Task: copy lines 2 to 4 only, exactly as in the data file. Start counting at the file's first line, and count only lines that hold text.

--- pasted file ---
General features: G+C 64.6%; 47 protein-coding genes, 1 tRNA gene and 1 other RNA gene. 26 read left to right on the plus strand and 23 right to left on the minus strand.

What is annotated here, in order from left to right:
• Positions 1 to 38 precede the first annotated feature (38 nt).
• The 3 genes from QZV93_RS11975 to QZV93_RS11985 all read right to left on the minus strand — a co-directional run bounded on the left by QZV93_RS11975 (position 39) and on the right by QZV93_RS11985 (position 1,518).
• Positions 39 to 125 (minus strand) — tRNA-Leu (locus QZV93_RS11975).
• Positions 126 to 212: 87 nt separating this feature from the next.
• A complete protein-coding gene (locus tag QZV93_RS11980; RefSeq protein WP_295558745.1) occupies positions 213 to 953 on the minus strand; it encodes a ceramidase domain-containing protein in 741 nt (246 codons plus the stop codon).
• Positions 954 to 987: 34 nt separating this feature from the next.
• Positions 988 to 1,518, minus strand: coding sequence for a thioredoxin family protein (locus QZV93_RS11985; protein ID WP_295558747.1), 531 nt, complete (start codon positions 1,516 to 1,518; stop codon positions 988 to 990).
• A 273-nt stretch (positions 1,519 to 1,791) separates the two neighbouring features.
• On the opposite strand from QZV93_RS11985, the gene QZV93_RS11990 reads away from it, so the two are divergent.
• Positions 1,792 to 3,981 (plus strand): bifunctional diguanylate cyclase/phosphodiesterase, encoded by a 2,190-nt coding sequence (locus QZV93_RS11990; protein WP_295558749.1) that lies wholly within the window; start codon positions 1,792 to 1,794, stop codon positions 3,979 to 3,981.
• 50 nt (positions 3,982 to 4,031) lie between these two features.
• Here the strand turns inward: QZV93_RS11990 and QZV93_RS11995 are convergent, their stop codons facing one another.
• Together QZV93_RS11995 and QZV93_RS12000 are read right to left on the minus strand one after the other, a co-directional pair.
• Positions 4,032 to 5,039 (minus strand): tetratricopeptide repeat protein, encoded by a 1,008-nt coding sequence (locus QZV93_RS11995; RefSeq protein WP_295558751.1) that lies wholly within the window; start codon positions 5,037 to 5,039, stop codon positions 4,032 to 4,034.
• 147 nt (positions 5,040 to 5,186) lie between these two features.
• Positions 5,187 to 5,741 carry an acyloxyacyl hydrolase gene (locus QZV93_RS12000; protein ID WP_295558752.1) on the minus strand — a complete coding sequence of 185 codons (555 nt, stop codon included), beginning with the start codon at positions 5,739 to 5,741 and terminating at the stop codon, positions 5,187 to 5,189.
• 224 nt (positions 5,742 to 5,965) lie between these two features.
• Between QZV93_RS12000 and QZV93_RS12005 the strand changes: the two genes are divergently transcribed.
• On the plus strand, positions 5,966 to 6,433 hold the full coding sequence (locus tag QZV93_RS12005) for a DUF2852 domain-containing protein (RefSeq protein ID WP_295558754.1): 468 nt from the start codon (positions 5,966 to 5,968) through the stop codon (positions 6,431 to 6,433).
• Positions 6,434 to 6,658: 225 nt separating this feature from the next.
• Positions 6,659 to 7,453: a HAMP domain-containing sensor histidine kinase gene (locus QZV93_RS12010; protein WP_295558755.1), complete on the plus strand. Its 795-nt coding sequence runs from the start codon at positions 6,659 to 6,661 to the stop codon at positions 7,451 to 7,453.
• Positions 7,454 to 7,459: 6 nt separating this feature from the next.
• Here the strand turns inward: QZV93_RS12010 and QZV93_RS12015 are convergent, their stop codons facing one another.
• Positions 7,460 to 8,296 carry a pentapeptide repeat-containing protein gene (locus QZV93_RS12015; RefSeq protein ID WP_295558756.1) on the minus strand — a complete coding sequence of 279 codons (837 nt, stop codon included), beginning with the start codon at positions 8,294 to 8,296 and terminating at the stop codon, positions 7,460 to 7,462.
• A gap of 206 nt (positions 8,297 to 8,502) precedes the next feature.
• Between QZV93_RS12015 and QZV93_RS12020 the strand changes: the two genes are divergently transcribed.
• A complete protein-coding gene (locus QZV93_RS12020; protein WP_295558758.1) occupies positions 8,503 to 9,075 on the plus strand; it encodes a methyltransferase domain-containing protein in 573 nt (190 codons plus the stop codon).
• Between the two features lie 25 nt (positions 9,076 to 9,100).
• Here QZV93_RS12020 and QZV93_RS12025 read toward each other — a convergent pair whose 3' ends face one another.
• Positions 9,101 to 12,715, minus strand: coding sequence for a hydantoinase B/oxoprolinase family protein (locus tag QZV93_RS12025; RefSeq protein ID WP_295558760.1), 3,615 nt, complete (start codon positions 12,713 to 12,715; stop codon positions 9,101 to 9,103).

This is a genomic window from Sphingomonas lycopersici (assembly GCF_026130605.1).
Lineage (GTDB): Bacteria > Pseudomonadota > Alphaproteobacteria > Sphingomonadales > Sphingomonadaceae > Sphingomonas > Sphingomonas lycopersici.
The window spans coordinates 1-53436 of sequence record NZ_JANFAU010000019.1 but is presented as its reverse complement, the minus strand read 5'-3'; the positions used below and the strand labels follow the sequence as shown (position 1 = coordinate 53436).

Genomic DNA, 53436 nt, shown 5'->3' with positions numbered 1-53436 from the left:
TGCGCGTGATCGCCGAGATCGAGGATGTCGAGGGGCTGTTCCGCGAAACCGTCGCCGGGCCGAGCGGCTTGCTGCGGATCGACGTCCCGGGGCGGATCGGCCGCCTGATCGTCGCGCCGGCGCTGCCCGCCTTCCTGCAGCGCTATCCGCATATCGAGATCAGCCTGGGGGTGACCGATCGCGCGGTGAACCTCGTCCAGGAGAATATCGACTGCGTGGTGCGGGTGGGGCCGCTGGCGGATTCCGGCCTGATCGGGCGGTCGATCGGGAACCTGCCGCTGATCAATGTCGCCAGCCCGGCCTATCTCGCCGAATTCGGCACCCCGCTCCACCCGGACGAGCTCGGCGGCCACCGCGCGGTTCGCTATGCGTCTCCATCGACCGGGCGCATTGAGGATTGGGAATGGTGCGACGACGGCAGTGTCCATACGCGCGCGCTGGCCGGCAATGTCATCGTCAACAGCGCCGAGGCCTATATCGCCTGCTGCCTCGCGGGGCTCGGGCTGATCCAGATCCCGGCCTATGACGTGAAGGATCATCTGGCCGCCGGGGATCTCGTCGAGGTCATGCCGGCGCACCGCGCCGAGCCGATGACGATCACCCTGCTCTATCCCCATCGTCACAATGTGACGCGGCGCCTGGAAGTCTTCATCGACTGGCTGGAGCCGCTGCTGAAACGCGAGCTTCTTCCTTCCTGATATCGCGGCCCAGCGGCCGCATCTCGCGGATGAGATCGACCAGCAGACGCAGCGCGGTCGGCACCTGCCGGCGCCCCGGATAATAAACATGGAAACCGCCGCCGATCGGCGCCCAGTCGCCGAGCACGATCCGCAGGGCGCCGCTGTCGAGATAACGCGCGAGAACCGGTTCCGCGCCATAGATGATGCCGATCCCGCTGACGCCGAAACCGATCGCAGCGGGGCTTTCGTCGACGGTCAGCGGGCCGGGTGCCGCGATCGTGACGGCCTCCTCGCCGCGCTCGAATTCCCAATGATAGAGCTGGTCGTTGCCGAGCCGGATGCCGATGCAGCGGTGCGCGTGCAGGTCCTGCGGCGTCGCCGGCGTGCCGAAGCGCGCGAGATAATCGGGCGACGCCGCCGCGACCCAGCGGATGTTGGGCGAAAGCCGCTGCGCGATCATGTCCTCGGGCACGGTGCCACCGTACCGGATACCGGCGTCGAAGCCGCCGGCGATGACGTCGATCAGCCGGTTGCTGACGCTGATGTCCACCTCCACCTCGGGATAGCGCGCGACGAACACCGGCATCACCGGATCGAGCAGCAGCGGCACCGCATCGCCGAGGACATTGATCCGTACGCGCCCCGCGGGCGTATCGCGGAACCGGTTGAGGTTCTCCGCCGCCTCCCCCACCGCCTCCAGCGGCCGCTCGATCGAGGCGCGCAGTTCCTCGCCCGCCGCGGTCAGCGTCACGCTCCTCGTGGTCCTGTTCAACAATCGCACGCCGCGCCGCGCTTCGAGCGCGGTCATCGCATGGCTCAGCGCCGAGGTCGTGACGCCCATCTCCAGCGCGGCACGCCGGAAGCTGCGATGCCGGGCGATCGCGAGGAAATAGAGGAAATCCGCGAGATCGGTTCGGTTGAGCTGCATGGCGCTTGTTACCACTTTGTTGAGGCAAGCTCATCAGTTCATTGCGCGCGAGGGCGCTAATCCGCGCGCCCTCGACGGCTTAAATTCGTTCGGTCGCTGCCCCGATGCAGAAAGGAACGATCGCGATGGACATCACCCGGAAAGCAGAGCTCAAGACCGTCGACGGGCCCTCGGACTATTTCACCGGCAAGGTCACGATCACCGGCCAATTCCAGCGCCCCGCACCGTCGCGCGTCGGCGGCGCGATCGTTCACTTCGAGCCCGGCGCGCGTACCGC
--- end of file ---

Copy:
What is annotated here, in order from left to right:
• Positions 1 to 38 precede the first annotated feature (38 nt).
• The 3 genes from QZV93_RS11975 to QZV93_RS11985 all read right to left on the minus strand — a co-directional run bounded on the left by QZV93_RS11975 (position 39) and on the right by QZV93_RS11985 (position 1,518).